Regulated de-regulation...whatever!

Just finished watching the 'Big Fight' on NDTV, where the discussion centred on whether Capitalism would survive. I am shocked at the prescription put forward by the few corporate honchos and leftist economists on the discussion forum. They seem to advocate 'regulated deregulation'!

Did I hear right? It seems the 'regulated' environment is what saved India the blushes. Sure, lending policy, for example, in India may be far more 'conservative' as compared to what happens in the US., but nothing can be far from the the truth, as far as 'Regulation' goes.

Note what George Mason economist Walter Williams says, 'The financial collapse of Fannie Mae and Freddie Mac is not a failure of the free market because lending institutions in a free market would not have taken on the high-risk loans. They were forced to by the heavy hand of government. The solution is not a taxpayer-financed bailout. The solution is to let them fail and allow the people who invested in them, as well as the people who purchased homes they couldn't afford, suffer the losses. Of course that takes a level of political courage that is in short supply. There are other measures that should be taken as part of a second-best solution.'

As to whether Capitalism is dead, I would recommend the Leftists hold their horses. After all, anything they recommend is a sure recipe for Economic ruin.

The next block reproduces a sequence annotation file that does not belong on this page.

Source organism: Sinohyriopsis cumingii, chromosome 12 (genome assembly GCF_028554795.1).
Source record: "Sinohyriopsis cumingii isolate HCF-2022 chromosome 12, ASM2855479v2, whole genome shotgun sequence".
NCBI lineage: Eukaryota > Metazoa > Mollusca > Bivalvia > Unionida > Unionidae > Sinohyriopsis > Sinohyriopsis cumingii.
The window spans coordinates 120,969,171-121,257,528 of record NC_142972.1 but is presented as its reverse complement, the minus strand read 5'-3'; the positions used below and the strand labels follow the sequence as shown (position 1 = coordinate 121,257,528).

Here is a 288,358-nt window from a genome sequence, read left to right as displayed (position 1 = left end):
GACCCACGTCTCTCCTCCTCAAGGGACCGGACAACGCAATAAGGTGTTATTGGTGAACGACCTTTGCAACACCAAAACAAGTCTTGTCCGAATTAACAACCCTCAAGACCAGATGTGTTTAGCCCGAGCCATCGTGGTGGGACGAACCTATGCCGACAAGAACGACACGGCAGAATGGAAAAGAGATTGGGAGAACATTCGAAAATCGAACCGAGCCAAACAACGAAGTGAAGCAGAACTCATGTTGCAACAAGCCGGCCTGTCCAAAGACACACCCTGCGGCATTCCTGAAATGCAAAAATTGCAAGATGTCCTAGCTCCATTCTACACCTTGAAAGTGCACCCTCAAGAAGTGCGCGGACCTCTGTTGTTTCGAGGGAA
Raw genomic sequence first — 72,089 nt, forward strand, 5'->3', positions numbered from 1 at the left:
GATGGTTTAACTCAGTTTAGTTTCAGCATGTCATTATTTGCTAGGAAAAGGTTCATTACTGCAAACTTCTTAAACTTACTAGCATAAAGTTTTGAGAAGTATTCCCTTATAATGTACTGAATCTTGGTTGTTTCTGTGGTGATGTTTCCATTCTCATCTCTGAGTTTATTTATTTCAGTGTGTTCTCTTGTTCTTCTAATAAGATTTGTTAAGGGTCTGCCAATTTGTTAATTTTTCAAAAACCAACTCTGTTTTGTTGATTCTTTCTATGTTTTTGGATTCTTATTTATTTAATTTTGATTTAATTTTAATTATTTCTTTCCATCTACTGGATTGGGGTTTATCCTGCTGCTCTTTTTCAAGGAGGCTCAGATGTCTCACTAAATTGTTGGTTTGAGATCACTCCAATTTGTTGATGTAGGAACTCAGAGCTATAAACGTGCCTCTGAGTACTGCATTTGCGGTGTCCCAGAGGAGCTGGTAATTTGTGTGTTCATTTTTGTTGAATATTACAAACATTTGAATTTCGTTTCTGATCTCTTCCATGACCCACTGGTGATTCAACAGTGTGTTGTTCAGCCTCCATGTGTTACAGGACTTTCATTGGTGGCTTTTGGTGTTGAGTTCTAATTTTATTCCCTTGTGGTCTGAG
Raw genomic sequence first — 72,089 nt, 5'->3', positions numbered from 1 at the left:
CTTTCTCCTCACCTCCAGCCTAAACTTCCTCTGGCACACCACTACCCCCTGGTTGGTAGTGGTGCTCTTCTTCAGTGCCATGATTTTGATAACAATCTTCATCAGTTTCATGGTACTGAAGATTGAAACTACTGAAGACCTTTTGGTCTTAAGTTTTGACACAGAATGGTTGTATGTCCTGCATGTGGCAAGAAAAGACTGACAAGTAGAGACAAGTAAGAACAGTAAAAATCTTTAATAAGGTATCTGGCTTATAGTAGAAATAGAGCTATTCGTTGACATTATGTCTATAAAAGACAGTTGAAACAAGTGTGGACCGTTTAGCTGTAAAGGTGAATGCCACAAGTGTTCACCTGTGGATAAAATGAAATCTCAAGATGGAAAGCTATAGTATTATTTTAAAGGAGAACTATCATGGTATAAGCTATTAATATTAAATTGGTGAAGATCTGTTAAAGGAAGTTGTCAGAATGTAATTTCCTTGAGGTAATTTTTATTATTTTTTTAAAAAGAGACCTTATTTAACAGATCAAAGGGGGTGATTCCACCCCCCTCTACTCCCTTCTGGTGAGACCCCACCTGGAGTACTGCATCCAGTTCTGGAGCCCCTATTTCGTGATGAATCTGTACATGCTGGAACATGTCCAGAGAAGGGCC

Note what Gary Becker, Nobel economics laureate, Professor of economics at the University of Chicago, says in a WSJ editorial; 'Is this a final "Crisis of Global Capitalism" -- to borrow the title of a book by George Soros written shortly after the Asian financial crisis of 1997-98? The crisis that kills capitalism has been said to happen during every major recession and financial crisis ever since Karl Marx prophesized the collapse of capitalism in the middle of the 19th century. Although I admit to having greatly underestimated the severity of the current crisis, I am confident that sizable world economic growth will resume before very long under a mainly capitalist world economy.

Consider, for example, that in the decade after various predictions of the collapse of global capitalism following the Asian crisis, both world GDP and world trade experienced unprecedented growth thanks to the power of market competition on a global scale. The South Korean economy, for example, was pummeled during that crisis, but has had significant economic growth since. World economic growth will recover once we are over the present severe financial difficulties.

Courtesy: CD Blog


Unknown said…

I refer to the para in which you quoted Walter Williams. I thought our own UTI US64 mess was a case in point that showed the determination of the erstwhile government to take politically difficult decisions. Would you agree?
Ray Titus said…

To the extent, government's creation of the SUUTI, distancing from running a mutual fund by transferring ownership to SBI, LIC, BOB and PNB; diluting its holdings; the government did what's right;

Letting the markets decide is what's right.

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